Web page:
Any Answers

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Any Answers: Miho Kajioka

Reading Time: 3 minutes The Japanese photographer reflects on her career, and how her appreciation of ambiguity and closeness to nature has helped her make sense of the pandemic.

12 January 2021

Any Answers: Harry Gruyaert

Reading Time: 3 minutes An early pioneer of colour photography and digital printing, the 77-year-old is best known for his cinematic, light- strewn images of Morocco, Russia, the US and his native Belgium. Working across six decades, he’s produced many books, including the recent East/West and Edges, both published by Thames & Hudson

28 January 2019

Any Answers: Laia Abril

Reading Time: 3 minutes Originally trained as a journalist, Barcelona-born Laia Abril expanded her storytelling methods after studying at New York’s ICP. She is best-known for the first chapter of her long-term project A History of Misogyny, On Abortion, which recently won the Paris Photo-Aperture Foundation PhotoBook of the Year Award and has been shortlisted for the 2019 Deutsche Börse Photography Foundation Prize  

23 November 2018

Any Answers: Quentin Bajac

Reading Time: 3 minutes The Parisian curator Quentin Bajac has spent the past two decades working in three of the world’s leading cultural destinations – starting out at the Musée d’Orsay, he moved to Centre Pompidou, and then the most coveted post of all, chief curator of photography at MoMA in New York. Here he shares his insights into photography and life with BJP editorial director Simon Bainbridge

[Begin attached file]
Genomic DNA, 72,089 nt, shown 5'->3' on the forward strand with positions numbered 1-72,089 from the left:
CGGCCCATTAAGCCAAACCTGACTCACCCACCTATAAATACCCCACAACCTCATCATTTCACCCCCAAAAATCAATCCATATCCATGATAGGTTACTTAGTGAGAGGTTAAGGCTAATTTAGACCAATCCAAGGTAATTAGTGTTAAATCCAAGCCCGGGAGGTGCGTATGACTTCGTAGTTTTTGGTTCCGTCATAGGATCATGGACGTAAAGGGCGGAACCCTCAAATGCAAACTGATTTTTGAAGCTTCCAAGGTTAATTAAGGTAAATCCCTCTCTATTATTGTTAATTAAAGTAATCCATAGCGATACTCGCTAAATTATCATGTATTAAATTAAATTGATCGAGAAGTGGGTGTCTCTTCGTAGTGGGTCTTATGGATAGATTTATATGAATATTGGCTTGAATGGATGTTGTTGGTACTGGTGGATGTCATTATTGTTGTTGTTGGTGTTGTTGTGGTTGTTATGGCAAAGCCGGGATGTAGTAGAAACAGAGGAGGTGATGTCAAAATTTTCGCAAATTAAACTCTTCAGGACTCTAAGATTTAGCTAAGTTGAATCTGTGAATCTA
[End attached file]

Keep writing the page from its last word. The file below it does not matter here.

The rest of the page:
16 November 2018

Any Answers: John Gossage

Reading Time: 3 minutes This “photographer’s photographer” is known for his measured understatement and his influential books, such as The Pond (1985) and Berlin in the Time of the Wall (2004). His latest, Looking Up Ben James – A Fable, will soon be published by Steidl, and he’s currently working on his next, The Last Days of Fontainebleau, shot in his hometown, Washington DC

22 March 2018

Any Answers: Sirkka-Liisa Konttinen

Reading Time: 3 minutes In 1969 the Finnish-born photographer Sirkka-Liisa Konttinen ditched her filmmaking course, moving to Newcastle with a group of idealistic young ex-students to found the Amber collective, and embarking on a series of long-term projects, including her seminal work on Byker, which was inscribed in the Unesco UK Memory of the World Register. Nearly 50 years on, she continues to live and work in the north-east as a member of Amber

15 March 2018